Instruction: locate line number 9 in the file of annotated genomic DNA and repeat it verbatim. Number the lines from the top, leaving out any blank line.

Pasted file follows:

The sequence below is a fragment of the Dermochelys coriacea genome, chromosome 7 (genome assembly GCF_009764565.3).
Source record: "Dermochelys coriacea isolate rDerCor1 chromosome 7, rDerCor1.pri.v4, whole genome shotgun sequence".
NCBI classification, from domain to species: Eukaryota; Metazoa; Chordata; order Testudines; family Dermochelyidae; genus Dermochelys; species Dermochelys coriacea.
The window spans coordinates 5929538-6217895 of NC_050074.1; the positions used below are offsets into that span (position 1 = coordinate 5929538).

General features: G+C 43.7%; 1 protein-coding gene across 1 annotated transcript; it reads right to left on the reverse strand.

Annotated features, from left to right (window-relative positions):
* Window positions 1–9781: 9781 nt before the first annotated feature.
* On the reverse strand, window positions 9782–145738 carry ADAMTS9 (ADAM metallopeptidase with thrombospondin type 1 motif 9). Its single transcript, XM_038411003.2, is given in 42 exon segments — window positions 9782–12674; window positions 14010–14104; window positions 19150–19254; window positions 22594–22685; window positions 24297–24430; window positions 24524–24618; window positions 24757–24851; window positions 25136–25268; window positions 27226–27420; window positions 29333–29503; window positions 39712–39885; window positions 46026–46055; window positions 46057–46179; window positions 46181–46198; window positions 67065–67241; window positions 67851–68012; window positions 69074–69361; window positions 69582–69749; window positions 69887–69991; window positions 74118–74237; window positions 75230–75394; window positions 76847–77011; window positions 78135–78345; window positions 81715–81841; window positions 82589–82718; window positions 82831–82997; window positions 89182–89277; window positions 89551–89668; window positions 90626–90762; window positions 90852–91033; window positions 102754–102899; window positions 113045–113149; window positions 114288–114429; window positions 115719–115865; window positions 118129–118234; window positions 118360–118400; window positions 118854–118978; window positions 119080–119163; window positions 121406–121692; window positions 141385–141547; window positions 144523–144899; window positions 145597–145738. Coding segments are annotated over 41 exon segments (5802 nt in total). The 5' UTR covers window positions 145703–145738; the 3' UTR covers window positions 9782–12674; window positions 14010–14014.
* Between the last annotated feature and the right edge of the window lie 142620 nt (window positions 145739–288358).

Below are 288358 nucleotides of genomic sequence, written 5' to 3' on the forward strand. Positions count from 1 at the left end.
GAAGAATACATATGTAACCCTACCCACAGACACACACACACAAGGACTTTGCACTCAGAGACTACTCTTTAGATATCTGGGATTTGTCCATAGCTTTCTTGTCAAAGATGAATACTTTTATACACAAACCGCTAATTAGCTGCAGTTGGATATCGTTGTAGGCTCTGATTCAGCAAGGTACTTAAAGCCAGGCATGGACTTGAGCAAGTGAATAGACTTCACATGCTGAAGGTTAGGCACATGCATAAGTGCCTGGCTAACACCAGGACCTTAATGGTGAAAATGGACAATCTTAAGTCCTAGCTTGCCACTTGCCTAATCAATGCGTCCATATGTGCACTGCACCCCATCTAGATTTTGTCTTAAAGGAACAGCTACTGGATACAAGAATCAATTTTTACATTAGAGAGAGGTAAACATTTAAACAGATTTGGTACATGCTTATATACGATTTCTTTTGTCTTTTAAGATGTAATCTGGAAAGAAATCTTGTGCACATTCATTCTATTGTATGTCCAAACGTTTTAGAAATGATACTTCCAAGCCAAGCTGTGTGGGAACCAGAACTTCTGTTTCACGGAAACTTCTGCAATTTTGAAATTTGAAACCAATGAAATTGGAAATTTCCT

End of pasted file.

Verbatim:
* Between the last annotated feature and the right edge of the window lie 142620 nt (window positions 145739–288358).